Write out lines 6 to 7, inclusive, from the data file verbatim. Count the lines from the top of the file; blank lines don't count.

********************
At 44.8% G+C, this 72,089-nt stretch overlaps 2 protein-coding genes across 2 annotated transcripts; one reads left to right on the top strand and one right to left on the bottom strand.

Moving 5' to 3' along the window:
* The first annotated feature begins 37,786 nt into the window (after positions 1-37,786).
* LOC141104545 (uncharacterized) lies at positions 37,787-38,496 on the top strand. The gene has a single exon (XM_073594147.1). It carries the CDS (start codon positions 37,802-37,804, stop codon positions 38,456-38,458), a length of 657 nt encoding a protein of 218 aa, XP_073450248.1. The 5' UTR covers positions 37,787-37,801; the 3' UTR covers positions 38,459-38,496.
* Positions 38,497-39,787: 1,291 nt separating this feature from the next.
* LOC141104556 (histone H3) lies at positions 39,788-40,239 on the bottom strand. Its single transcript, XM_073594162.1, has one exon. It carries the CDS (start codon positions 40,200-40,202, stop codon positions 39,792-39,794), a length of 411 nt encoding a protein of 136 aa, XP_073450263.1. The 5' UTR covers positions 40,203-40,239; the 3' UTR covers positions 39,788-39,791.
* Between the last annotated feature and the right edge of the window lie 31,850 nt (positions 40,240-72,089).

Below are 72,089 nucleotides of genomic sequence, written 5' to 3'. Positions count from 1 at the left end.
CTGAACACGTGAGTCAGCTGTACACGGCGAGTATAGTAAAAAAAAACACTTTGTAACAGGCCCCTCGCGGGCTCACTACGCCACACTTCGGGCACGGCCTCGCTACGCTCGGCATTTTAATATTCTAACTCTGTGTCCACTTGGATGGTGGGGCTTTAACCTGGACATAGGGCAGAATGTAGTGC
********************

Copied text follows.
* LOC141104556 (histone H3) lies at positions 39,788-40,239 on the bottom strand. Its single transcript, XM_073594162.1, has one exon. It carries the CDS (start codon positions 40,200-40,202, stop codon positions 39,792-39,794), a length of 411 nt encoding a protein of 136 aa, XP_073450263.1. The 5' UTR covers positions 40,203-40,239; the 3' UTR covers positions 39,788-39,791.
* Between the last annotated feature and the right edge of the window lie 31,850 nt (positions 40,240-72,089).